The Fralin Biomedical Research Institute at the VTC hosted 20 undergraduates this summer for a 10-week experience in two research programs that explore neurobiology and cutting-edge imaging technology to visualize living systems.
Field trips to the world of biomedical research are part of the institute’s Undergraduate Summer Research Fellowship (SURF) programs. NeuroSURF deals with research in fundamental and translational neurobiology, and MolVisSURF explores the molecular visualization imaging concepts and technologies used by life scientists to probe the fundamentals of biological processes in health and disease.
In addition, undergraduates learn how to prepare for a future scientific career, benefiting from mentorship from faculty at Fralin Biomedical Research Institute and graduate students from Virginia Tech who themselves conduct research in various laboratories at the institute. of research. Both programs were founded in 2017 with funding from the Fralin Biomedical Research Institute and the Office of the Vice President of Health Sciences and Technologies. The NeuroSURF program then received additional funding from the National Institutes of Health.
“Undergraduates have the opportunity to work closely together under the guidance of some of the world’s most innovative and productive biomedical research scientists at the Fralin Biomedical Research Institute,” said Michael Friedlander, vice- president of Virginia Tech for health sciences and technologies and the institute’s executive director. “It is mutually beneficial for students, faculty and other members of laboratory teams to share the enthusiasm, passion and intellectual curiosity of these early career scientists – and physicians – in training. ”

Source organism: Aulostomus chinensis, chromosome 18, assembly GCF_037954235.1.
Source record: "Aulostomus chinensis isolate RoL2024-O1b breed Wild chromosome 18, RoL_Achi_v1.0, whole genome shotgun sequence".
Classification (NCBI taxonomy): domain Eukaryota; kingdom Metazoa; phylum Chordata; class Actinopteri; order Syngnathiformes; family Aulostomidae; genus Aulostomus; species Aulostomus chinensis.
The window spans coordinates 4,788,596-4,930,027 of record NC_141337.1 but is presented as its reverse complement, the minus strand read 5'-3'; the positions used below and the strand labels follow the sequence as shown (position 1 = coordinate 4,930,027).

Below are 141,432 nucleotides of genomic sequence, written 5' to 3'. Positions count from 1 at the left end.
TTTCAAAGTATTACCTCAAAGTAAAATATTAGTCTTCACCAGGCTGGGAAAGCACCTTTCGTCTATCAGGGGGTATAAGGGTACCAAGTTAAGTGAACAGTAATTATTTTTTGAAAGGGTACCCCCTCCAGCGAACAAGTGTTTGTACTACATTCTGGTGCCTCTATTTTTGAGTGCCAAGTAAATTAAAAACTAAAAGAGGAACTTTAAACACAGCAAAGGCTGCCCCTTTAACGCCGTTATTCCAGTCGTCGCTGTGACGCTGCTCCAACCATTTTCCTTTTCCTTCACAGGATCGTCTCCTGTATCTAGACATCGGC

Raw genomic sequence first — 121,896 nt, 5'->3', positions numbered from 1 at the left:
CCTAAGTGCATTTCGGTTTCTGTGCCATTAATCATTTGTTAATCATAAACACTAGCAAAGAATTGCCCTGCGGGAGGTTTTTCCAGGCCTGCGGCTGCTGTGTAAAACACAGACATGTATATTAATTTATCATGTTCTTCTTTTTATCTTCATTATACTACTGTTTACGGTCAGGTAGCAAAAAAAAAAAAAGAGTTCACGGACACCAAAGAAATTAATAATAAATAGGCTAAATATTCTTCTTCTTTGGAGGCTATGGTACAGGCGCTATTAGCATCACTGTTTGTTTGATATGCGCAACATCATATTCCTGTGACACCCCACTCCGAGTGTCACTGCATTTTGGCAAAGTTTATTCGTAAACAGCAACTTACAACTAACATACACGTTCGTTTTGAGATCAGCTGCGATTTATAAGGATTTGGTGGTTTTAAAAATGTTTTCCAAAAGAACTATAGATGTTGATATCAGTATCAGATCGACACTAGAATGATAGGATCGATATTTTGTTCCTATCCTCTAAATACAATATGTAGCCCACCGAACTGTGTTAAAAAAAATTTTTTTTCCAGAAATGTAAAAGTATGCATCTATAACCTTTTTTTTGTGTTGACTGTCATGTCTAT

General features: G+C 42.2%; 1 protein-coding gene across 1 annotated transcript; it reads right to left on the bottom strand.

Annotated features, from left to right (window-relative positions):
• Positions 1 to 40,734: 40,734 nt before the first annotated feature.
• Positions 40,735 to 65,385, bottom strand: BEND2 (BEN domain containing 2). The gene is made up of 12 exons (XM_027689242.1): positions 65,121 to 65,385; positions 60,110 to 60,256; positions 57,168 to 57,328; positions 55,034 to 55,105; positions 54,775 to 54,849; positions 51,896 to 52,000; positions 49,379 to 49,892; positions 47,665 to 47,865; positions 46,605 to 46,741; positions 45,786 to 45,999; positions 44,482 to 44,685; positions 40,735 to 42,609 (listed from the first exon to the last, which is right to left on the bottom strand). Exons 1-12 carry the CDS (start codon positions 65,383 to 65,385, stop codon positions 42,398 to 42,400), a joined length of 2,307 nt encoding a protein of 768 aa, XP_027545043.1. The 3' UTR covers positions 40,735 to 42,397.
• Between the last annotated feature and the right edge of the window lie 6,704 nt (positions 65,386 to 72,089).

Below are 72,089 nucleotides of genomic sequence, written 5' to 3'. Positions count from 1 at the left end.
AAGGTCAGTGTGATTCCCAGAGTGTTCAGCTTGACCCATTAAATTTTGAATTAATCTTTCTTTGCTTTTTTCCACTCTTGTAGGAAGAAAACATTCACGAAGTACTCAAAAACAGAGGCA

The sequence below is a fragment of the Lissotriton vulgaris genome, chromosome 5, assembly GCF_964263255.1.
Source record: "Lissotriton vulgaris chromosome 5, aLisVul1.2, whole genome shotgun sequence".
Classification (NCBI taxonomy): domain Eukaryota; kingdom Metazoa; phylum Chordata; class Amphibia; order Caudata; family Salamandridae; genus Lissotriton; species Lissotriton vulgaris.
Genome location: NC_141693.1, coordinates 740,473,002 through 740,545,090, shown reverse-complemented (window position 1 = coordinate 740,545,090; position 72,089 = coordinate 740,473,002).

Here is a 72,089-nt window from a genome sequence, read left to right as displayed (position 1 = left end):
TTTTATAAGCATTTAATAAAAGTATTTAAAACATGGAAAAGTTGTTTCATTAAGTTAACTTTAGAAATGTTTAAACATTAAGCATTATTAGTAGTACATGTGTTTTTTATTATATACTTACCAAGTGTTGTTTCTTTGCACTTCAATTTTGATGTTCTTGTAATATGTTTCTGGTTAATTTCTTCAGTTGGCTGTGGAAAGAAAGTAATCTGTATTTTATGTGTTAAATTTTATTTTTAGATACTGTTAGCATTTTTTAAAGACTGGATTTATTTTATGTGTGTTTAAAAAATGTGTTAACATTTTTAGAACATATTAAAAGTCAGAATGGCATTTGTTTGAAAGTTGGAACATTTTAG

Students attended virtual lectures given by researchers and professors at Virginia Tech in various disciplines and learned to develop and foster creative skills in problem solving, science communication and presentation.
The summer undergraduate research scholarship programs have a 40-hour full-time weekly schedule. Scholarship students, including one or two high school students each summer, receive a stipend, and undergraduates are provided with accommodation as needed.
“It has been truly gratifying to see that we are successfully recruiting applicants from other universities that do not offer the research experience available at institutions such as Virginia Tech,” said James smyth, associate professor at the Fralin Biomedical Research Institute, who founded the SURF program in molecular visualization. “We receive applications from all over – literally from across the country – demonstrating that the reputation of the program grows as we train more fellows each year.”
The students presented posters illustrating the results of their research at the Virginia Tech Undergraduate Research Symposium in Blacksburg on July 29 as well as at the 2nd Summer Undergraduate Research Symposium on July 30 at the Fralin Biomedical Research Institute, where they were judged by Virginia Tech Research Institute professors and graduate students. This year’s winner, Simran Gill, graduated in 2021 from Salem High School and Roanoke Valley Governor’s School. Elena Hayday from the University of Minnesota – Twin Cities, Lilian Byer from Davidson College and Airinés González Velázquez from the University of Puerto Rico were finalists.